Mike Pence Will Be ‘Finished In Politics’ If He Pardons Donald Trump, Commentator Says

As Donald Trump’s presidency comes to an end while he faces possible criminal charges after leaving office, some have speculated that he will resign and seek a pardon from Mike Pence, who would temporarily take his position in the White House. According to commentator Bill Palmer, Pence would destroy his political career by going along with this plan.

“It’s possible Trump will resign for a Pence pardon. But if Pence does it, he’ll be finished in politics. No guarantee he’s willing to play that game. And it won’t affect whatever New York State is doing,” he tweeted early Thursday morning.

Pence has reportedly had presidential ambitions for some time. Per NBC News, Barry Bennett, a Republican strategist who worked for Trump’s 2016 campaign, claimed that the end of the U.S. leader’s term means the vice president will begin to position himself for such a role.

“What happened in the House tells us that the president’s policies were quite popular. His personality, obviously, was not helpful with some voters But if Pence can run on the policies and not have the baggage of the image problem, he’ll do quite well.”

NBC News noted that Trump himself is considering a 2024 presidential run, which could complicate the aspirations of Pence and other GOP presidential hopefuls. Nevertheless, Bennett suggested that the outgoing head of state will not likely run again and expressed hope that Pence would make a play for the White House.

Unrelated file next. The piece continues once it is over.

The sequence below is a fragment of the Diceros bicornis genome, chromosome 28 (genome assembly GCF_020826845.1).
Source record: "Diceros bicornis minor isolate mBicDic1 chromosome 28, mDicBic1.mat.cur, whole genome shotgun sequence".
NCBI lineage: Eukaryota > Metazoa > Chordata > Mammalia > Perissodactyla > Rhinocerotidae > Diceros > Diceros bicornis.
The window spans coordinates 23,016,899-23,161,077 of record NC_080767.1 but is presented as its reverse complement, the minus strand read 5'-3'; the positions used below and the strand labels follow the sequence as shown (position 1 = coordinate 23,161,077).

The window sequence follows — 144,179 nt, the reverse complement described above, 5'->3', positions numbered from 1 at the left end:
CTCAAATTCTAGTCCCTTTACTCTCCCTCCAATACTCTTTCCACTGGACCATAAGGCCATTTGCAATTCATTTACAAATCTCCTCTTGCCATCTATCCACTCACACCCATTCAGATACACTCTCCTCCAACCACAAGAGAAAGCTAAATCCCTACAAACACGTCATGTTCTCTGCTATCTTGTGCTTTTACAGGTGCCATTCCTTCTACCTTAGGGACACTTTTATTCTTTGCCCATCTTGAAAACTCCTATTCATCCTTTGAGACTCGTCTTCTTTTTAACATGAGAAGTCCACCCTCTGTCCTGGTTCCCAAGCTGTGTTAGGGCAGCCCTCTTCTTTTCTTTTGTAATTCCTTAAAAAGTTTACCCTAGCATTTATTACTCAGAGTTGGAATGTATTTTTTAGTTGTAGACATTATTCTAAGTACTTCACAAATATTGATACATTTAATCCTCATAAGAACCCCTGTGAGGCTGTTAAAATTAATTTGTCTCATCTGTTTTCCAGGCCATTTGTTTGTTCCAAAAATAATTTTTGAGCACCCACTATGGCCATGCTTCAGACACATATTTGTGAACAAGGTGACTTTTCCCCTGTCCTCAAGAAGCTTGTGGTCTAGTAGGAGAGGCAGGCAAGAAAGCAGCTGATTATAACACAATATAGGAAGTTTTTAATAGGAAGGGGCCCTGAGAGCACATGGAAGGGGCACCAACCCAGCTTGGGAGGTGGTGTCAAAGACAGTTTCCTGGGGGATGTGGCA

As reported by The Hill, New York Attorney General Letitia James predicted on The View on Tuesday that Trump would resign and seek a pardon from Pence. As the publication noted, this hypothetical scenario was outlined in a 1974 Department of Justice memo. According to the memo, Trump could not offer himself a pardon — although debate around this subject continues amid a lack of precedent.

Columnist Brent Budowsky previously argued that a pardon would help minimize Trump’s legal problems and make it easier for him to deal with state investigations, which clemency would not protect him from. Per NPR, James is currently conducting a civil investigation into Trump’s businesses, which the publication noted could become a criminal probe depending on what evidence is unearthed.

Although Trump could face significant legal issues, it would not be the first time he faced such problems.

“It’s a potential avalanche,” said Kim Wehle, a former federal prosecutor and law professor. “But this is, again, a man that is very used to using the legal system to his advantage.”

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